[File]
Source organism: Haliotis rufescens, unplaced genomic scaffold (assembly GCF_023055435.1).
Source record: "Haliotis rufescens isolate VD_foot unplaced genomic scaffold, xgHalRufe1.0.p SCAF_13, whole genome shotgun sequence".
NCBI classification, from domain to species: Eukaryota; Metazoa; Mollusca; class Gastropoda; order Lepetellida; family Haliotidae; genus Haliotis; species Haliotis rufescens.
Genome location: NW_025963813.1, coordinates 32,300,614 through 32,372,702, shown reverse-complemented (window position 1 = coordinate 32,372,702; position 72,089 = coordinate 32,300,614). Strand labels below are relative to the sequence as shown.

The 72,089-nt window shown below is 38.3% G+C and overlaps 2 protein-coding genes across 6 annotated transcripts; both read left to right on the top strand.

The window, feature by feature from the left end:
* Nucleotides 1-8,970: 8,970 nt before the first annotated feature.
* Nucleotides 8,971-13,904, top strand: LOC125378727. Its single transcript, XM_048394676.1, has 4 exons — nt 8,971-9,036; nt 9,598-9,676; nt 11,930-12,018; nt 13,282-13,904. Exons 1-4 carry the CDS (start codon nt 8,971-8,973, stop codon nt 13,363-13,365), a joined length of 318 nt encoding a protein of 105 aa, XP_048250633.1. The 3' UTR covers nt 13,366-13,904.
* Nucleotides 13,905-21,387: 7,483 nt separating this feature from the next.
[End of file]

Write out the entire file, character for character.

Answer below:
Source organism: Haliotis rufescens, unplaced genomic scaffold (assembly GCF_023055435.1).
Source record: "Haliotis rufescens isolate VD_foot unplaced genomic scaffold, xgHalRufe1.0.p SCAF_13, whole genome shotgun sequence".
NCBI classification, from domain to species: Eukaryota; Metazoa; Mollusca; class Gastropoda; order Lepetellida; family Haliotidae; genus Haliotis; species Haliotis rufescens.
Genome location: NW_025963813.1, coordinates 32,300,614 through 32,372,702, shown reverse-complemented (window position 1 = coordinate 32,372,702; position 72,089 = coordinate 32,300,614). Strand labels below are relative to the sequence as shown.

The 72,089-nt window shown below is 38.3% G+C and overlaps 2 protein-coding genes across 6 annotated transcripts; both read left to right on the top strand.

The window, feature by feature from the left end:
* Nucleotides 1-8,970: 8,970 nt before the first annotated feature.
* Nucleotides 8,971-13,904, top strand: LOC125378727. Its single transcript, XM_048394676.1, has 4 exons — nt 8,971-9,036; nt 9,598-9,676; nt 11,930-12,018; nt 13,282-13,904. Exons 1-4 carry the CDS (start codon nt 8,971-8,973, stop codon nt 13,363-13,365), a joined length of 318 nt encoding a protein of 105 aa, XP_048250633.1. The 3' UTR covers nt 13,366-13,904.
* Nucleotides 13,905-21,387: 7,483 nt separating this feature from the next.